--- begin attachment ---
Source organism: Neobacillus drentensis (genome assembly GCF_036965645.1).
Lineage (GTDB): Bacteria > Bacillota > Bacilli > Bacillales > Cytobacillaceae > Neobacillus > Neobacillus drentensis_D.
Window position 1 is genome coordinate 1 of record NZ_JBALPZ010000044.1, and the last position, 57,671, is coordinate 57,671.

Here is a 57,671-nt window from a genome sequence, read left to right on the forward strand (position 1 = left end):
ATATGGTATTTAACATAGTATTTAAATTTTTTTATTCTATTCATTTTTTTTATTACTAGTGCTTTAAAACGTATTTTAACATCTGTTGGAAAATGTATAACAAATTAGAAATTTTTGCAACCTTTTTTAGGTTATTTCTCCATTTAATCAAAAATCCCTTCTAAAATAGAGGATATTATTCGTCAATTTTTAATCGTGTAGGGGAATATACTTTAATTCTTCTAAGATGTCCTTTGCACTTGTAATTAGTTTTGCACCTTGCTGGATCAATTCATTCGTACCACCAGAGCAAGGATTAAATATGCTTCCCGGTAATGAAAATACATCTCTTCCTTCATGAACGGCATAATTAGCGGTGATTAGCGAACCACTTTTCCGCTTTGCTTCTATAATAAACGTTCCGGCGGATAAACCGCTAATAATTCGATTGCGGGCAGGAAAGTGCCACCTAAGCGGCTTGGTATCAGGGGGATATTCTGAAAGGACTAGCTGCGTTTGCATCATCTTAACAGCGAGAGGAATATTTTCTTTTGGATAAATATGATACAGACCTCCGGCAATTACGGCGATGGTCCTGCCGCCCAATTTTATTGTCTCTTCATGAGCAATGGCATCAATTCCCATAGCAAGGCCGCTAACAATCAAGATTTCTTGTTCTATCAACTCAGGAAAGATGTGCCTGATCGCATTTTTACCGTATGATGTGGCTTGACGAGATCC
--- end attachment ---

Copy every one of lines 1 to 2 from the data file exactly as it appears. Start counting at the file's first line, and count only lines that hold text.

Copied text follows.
Source organism: Neobacillus drentensis (genome assembly GCF_036965645.1).
Lineage (GTDB): Bacteria > Bacillota > Bacilli > Bacillales > Cytobacillaceae > Neobacillus > Neobacillus drentensis_D.